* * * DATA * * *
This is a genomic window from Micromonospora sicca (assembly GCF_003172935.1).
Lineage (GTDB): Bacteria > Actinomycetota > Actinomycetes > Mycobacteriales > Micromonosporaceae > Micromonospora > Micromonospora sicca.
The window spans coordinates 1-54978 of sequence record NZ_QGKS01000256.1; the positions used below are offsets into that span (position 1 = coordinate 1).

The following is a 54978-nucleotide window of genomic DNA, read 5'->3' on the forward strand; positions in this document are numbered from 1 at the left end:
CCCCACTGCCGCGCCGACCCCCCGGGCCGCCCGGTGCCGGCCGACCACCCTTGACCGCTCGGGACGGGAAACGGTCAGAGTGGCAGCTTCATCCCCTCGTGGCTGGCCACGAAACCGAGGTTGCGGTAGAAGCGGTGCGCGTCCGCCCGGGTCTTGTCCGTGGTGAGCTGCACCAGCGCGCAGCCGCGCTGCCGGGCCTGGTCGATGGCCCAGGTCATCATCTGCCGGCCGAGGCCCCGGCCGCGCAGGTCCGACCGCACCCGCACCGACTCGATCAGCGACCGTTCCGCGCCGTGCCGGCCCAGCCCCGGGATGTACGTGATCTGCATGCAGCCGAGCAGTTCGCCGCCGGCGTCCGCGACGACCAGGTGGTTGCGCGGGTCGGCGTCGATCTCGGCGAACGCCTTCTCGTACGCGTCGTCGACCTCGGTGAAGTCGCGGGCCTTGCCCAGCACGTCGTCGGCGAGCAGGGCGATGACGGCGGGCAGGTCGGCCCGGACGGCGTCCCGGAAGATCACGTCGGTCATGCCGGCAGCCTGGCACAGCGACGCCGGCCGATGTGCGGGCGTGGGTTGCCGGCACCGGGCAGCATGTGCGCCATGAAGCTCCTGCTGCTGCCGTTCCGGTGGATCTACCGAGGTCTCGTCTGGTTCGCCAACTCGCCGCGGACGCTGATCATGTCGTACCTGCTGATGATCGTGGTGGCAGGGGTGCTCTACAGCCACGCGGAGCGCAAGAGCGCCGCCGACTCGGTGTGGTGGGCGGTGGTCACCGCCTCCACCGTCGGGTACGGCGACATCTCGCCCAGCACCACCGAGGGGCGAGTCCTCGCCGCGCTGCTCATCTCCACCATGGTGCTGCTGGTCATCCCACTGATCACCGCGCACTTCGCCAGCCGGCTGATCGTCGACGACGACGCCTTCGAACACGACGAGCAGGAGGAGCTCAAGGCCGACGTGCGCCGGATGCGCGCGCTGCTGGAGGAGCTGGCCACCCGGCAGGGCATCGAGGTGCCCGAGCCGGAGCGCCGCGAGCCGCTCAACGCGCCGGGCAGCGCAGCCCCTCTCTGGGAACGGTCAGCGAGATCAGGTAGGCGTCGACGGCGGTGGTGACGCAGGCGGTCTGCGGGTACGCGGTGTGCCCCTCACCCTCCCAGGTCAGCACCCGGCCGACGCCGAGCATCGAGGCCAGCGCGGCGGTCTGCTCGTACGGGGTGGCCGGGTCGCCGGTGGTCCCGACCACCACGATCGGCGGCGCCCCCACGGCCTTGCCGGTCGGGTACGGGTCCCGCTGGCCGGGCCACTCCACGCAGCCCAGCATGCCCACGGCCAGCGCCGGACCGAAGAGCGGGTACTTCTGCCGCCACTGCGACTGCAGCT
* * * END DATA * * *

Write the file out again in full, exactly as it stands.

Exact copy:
This is a genomic window from Micromonospora sicca (assembly GCF_003172935.1).
Lineage (GTDB): Bacteria > Actinomycetota > Actinomycetes > Mycobacteriales > Micromonosporaceae > Micromonospora > Micromonospora sicca.
The window spans coordinates 1-54978 of sequence record NZ_QGKS01000256.1; the positions used below are offsets into that span (position 1 = coordinate 1).

The following is a 54978-nucleotide window of genomic DNA, read 5'->3' on the forward strand; positions in this document are numbered from 1 at the left end:
CCCCACTGCCGCGCCGACCCCCCGGGCCGCCCGGTGCCGGCCGACCACCCTTGACCGCTCGGGACGGGAAACGGTCAGAGTGGCAGCTTCATCCCCTCGTGGCTGGCCACGAAACCGAGGTTGCGGTAGAAGCGGTGCGCGTCCGCCCGGGTCTTGTCCGTGGTGAGCTGCACCAGCGCGCAGCCGCGCTGCCGGGCCTGGTCGATGGCCCAGGTCATCATCTGCCGGCCGAGGCCCCGGCCGCGCAGGTCCGACCGCACCCGCACCGACTCGATCAGCGACCGTTCCGCGCCGTGCCGGCCCAGCCCCGGGATGTACGTGATCTGCATGCAGCCGAGCAGTTCGCCGCCGGCGTCCGCGACGACCAGGTGGTTGCGCGGGTCGGCGTCGATCTCGGCGAACGCCTTCTCGTACGCGTCGTCGACCTCGGTGAAGTCGCGGGCCTTGCCCAGCACGTCGTCGGCGAGCAGGGCGATGACGGCGGGCAGGTCGGCCCGGACGGCGTCCCGGAAGATCACGTCGGTCATGCCGGCAGCCTGGCACAGCGACGCCGGCCGATGTGCGGGCGTGGGTTGCCGGCACCGGGCAGCATGTGCGCCATGAAGCTCCTGCTGCTGCCGTTCCGGTGGATCTACCGAGGTCTCGTCTGGTTCGCCAACTCGCCGCGGACGCTGATCATGTCGTACCTGCTGATGATCGTGGTGGCAGGGGTGCTCTACAGCCACGCGGAGCGCAAGAGCGCCGCCGACTCGGTGTGGTGGGCGGTGGTCACCGCCTCCACCGTCGGGTACGGCGACATCTCGCCCAGCACCACCGAGGGGCGAGTCCTCGCCGCGCTGCTCATCTCCACCATGGTGCTGCTGGTCATCCCACTGATCACCGCGCACTTCGCCAGCCGGCTGATCGTCGACGACGACGCCTTCGAACACGACGAGCAGGAGGAGCTCAAGGCCGACGTGCGCCGGATGCGCGCGCTGCTGGAGGAGCTGGCCACCCGGCAGGGCATCGAGGTGCCCGAGCCGGAGCGCCGCGAGCCGCTCAACGCGCCGGGCAGCGCAGCCCCTCTCTGGGAACGGTCAGCGAGATCAGGTAGGCGTCGACGGCGGTGGTGACGCAGGCGGTCTGCGGGTACGCGGTGTGCCCCTCACCCTCCCAGGTCAGCACCCGGCCGACGCCGAGCATCGAGGCCAGCGCGGCGGTCTGCTCGTACGGGGTGGCCGGGTCGCCGGTGGTCCCGACCACCACGATCGGCGGCGCCCCCACGGCCTTGCCGGTCGGGTACGGGTCCCGCTGGCCGGGCCACTCCACGCAGCCCAGCATGCCCACGGCCAGCGCCGGACCGAAGAGCGGGTACTTCTGCCGCCACTGCGACTGCAGCT